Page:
Honey Baked Ham
Make Christmas dinner special with one of our honey-baked ham recipes. Make the honey glaze the night before, so all you have to do for Christmas dinner is bake and baste the ham -- and take in the applause at the table.See Popular Honey Baked Ham Recipes
To strike the perfect balance between salty and sweet, get the hang of how to make a honey baked ham. It's a classic holiday dish, but there's no need to save it for special occasions--it makes a satisfying dinner (with guaranteed leftovers!) any day of the year.
Make the brown sugar and orange juice glaze and prepare the ham in just 15 minutes. Then relax while it bakes in the oven.
Once you learn how to cook a honey-glazed ham in your own kitchen you'll find it's just as easy to make one at home as it is to make the trip to a specialty store for a pre-sliced ham with a packet of glaze. What's more, you'll find the homemade version is considerably less expensive.
Plan on using the leftover ham in sandwiches or at breakfast or brunch.
Orange marmalade and honey pair up to make a tangy sweet sauce for a holiday ham.
Even people who don't usually like squash have a soft spot for the acorn squash. The ribbed, dark-green skin of this winter squash hides a bright orange interior that is very low in saturated fat and cholesterol but packed with nutrition, including Vitamin A, Vitamin B6, thiamin and magnesium. It's also high in fiber. There are a variety of opinions about how to cook acorn squash. Some people like the old-fashioned method of slicing the squash in half, removing the seeds, filling the cavity with brown sugar and butter and baking it cut-side up. Others like to drizzle honey or maple syrup in the cavity after brushing the squash with melted butter.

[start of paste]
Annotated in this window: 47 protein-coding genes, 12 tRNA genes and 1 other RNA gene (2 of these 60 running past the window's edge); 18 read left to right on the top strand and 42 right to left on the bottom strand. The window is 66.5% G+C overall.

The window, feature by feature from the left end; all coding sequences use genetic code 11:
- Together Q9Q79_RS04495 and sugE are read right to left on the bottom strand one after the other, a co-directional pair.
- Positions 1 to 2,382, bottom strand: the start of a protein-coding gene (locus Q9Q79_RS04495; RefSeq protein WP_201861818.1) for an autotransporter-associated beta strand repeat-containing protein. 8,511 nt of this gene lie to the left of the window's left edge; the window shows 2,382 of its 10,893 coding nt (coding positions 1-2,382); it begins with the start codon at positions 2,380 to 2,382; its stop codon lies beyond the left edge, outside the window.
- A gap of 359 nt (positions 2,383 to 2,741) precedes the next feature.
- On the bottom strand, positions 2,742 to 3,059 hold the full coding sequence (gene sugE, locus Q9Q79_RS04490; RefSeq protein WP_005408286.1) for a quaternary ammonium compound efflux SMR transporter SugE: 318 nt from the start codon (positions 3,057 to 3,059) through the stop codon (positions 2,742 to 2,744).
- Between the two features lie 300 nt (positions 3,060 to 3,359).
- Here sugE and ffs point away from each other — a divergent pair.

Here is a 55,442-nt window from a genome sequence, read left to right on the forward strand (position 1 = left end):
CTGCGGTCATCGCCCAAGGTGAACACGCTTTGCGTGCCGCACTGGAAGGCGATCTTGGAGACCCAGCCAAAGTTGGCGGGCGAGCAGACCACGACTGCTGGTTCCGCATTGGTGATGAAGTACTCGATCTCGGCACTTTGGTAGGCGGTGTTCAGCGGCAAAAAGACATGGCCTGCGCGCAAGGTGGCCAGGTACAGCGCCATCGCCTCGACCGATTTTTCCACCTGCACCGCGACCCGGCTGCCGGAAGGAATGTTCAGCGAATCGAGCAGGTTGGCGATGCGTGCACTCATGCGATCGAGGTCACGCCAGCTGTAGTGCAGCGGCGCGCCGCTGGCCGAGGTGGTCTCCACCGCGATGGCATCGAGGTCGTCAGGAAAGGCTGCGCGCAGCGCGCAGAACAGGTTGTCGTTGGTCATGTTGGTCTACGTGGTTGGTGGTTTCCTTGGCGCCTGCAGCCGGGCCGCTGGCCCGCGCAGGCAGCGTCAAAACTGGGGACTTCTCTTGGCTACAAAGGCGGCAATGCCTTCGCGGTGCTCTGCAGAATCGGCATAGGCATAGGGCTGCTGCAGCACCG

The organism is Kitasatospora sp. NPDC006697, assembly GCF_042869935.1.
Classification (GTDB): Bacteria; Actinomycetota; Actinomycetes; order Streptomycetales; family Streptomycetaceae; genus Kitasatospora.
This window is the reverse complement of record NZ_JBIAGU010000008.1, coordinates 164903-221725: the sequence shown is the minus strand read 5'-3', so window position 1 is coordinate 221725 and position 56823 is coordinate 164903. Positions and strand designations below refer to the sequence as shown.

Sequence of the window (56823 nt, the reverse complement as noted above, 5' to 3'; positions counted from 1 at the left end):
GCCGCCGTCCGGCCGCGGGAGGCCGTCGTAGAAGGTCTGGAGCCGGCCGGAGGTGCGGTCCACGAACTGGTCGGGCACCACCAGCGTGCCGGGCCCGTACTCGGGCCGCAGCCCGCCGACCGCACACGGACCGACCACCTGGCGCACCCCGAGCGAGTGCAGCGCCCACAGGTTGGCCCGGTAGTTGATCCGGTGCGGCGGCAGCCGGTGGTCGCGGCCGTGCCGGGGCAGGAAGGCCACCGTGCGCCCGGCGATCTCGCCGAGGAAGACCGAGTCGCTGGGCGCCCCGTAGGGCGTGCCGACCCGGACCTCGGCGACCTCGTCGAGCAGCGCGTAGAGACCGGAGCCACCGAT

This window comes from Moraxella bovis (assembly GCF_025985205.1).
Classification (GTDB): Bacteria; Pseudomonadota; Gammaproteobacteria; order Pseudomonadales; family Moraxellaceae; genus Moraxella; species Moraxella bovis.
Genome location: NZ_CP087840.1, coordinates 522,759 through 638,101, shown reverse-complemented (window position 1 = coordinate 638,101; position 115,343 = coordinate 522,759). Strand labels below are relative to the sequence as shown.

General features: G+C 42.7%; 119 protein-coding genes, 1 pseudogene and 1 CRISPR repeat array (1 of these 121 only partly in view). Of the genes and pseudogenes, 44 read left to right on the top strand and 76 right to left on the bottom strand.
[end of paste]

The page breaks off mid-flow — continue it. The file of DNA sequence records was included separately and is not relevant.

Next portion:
It's almost an American rite of passage to understand how to cook cranberries. One of the few fruits native to the continent, cranberries emerged as a dietary staple in the 1550s, eaten fresh, ground, mashed or baked into bread.
Spanish rice, ironically, is not a Spanish at all -- it originated in Mexico (and is sometimes referred to as Mexican rice). Spanish conquistadors introduced rice to Mexico in the 1500s, hence the name; it soon took on a life of its own, evolving into an economical "peasant" dish that turned bits of leftovers into a full meal. So we can thank Mexican chefs for the popularity of this deliciously versatile dish that has become an American favorite.